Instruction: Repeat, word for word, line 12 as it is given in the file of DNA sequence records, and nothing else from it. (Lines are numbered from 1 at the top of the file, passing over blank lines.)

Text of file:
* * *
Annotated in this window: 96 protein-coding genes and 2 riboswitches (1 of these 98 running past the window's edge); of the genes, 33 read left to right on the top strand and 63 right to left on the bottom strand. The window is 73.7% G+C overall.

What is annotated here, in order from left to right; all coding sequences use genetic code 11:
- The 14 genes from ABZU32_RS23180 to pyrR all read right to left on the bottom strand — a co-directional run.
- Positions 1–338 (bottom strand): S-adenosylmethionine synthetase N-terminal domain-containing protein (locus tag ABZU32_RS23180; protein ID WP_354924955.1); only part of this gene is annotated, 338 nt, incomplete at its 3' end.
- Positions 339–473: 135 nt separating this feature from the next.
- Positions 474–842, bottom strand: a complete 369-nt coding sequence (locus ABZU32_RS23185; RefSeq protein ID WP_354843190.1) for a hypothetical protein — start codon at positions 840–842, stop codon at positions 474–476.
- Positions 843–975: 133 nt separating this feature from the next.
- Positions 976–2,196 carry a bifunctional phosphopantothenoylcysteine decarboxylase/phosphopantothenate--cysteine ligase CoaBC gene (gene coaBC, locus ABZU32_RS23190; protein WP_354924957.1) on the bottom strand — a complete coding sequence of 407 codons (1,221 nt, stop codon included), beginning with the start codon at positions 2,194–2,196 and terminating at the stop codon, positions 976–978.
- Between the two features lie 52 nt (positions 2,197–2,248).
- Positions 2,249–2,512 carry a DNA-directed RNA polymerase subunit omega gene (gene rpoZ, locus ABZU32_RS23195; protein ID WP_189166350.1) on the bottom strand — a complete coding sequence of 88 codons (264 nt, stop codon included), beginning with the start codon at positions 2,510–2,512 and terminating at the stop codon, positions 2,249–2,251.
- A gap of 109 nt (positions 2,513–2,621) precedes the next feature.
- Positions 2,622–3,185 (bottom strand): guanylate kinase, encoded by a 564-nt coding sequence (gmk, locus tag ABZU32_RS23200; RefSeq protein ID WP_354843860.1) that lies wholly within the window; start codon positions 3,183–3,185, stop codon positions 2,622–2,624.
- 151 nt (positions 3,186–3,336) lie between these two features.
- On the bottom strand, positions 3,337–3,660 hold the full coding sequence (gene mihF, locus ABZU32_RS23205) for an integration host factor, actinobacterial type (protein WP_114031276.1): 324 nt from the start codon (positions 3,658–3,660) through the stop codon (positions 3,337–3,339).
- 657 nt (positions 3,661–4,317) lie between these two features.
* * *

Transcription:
- Positions 2,622–3,185 (bottom strand): guanylate kinase, encoded by a 564-nt coding sequence (gmk, locus tag ABZU32_RS23200; RefSeq protein ID WP_354843860.1) that lies wholly within the window; start codon positions 3,183–3,185, stop codon positions 2,622–2,624.